In Charles Dickens’ novel Bleak House, significant mention is made of the fictional court case Jarndyce v Jarndyce. It surrounds a matter of inheritance that drags on for so long that when it is finally concluded, the inheritance that should have gone to families –– some departed and some forgotten –– has been consumed by legal fees.
There is perhaps nothing more frustrating than victims of adverse circumstances being made to suffer longer than they should. It is equally frustrating when that misery and prolonged anguish are as a result of institutional sloth, indifference and in several instances the ineptness and sleight of hand of those who betray the trust of sufferers.
The sloth in Barbados’ judicial processes has long since reached subterranean depths. Sadly, those in the system who are mainly responsible for this sorry state of affairs are seldom negatively affected by their transgressions. Of course, there are instances where some in the legal fraternity avail themselves of what is not theirs and occasionally, perhaps too infrequently, face their peers on the wrong side of the dock.
The recent lamentations of former Queen Elizabeth Hospital nurse Coral Wilkinson has once again brought to the fore a cancer that is festering in the halls of justice in Barbados. Miss Wilkinson suffered a back injury while on the job in April, 1981, and to date has not had her quest for compensation addressed. She has suffered through the administrations of Prime Ministers Tom Adams, Bernard St John, Errol Barrow, Erskine Sandiford, Owen Arthur, David Thompson and Freundel Stuart for the past 35 years, and still there has been no resolution to her case.
This is not a political dilemma. This is a social shame. Under what circumstances could any self-respecting public official offer a reason for a matter pertaining to the health and well-being of a citizen dragging on for more than three decades? In other words, Miss Wilkinson has been waiting for justice to be done in her case for about 12,775 days. The tenet of justice delayed is justice denied has surely become a monumental joke.
One would be optimistic if Miss Wilkinson’s case was the exception, but Barbados’ judicial process is fraught with examples of this cancer.
Take the case of retired police constable Hadley Thomas. Almost 27 years after sustaining a career-ending injury on the job, Mr Thomas is still waiting on compensation from the Government.
Mr Thomas now walks with the aid of crutches, following the October 10, 1989 incident at his Central Police Station worksite that resulted in a hairline fracture, thrombosis of the leg and damaged circulation. Specialists subsequently informed Mr Thomas that his was a permanent condition that would deteriorate overtime as he aged. They were right.
But his case reeks even worse than Miss Wilkinson. He was informed that Government had reached a decision with his legal representative(s) that begs certain questions. If an agreement has been reached, where is his compensation? Is it in still in Government’s coffers, where is shouldn’t be? Is it on the account of some attorney where it shouldn’t be? Is it still available to Mr Thomas?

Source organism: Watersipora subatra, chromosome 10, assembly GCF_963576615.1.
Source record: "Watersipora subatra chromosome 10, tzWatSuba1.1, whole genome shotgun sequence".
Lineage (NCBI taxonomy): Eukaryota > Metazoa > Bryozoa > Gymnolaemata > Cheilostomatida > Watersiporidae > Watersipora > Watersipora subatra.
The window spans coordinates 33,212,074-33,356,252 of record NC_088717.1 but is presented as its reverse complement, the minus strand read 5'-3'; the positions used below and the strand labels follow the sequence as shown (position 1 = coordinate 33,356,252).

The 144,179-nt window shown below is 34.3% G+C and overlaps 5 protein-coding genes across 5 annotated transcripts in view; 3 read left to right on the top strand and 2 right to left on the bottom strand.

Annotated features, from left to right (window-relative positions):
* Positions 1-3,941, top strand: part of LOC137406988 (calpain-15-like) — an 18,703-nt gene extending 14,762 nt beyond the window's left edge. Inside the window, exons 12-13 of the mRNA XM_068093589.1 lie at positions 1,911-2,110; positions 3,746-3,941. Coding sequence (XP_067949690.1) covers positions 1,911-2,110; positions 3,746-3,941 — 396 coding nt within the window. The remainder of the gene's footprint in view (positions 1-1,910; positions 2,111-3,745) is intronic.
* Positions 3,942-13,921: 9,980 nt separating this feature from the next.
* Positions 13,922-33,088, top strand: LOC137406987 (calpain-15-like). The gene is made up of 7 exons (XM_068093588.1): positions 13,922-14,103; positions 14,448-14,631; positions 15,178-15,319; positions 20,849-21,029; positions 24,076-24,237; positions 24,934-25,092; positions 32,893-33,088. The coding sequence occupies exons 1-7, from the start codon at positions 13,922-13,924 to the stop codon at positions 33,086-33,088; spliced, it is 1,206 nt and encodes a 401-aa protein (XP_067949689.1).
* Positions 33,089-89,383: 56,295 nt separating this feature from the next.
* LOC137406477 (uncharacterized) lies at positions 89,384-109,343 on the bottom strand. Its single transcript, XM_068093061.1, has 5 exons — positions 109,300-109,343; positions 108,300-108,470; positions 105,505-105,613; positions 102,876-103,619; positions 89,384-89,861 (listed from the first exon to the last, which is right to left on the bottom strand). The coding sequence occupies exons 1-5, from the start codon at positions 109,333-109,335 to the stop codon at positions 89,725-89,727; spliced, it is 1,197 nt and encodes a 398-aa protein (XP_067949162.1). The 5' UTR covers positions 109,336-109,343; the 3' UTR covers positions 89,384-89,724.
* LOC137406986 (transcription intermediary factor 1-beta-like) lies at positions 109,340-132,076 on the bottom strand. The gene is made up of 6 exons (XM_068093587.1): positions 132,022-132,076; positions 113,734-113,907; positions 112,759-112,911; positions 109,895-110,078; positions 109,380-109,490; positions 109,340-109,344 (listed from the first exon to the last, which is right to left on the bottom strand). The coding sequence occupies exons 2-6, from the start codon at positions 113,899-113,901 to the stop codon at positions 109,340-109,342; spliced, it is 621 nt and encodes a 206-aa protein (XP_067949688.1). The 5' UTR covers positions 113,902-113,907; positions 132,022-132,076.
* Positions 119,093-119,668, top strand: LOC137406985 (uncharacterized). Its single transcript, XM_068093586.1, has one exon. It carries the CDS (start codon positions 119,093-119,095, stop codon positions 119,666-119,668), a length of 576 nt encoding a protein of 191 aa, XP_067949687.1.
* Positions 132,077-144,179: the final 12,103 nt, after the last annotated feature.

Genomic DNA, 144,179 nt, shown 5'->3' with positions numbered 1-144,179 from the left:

The crux of the matter is that, similar to Miss Wilkinson, Mr Thomas continues to suffer.
Their stories are but the tip of a disgraceful iceberg that stretches even further than Government, the judiciary and some practitioners of the legal profession. There are horror stories from some Barbadians of faithfully paying insurance premiums over many years only to be met with frustration and procrastination when they seek compensation or assistance related to their personal loss. Complaints have often filtered into the public domain that settlement of claims take an inordinately lengthy time, frequently to the chagrin and further hardship of claimants.
When these infelicities are highlighted, reactions by those responsible or accused of being responsible relate more to excuses and shifting of blame rather than the course of finding a resolution. It is a malaise that runs throughout Barbadian society.
Then our political leaders go to official functions and make pretty perfunctory speeches about how great we are and our steadfast journey to First-World status by twenty-this or twenty-that. Or, our judicial leaders publicly throw tantrums when they are called to account for their professional stewardship.
There is a school of thought that this country has done well despite itself. But the extent of a festering sore under adhesive is only known when that cover is removed or when the spread of the ailment cannot be concealed further.
We would hope that the likes of Miss Wilkinson, Mr Thomas, et al. do not become metaphors for a socio-judicial circumstance that is condemned to being the norm. The evidence in recent times suggests that Jarndyce v Jarndyce is more Barbadian fact than Dickens fiction.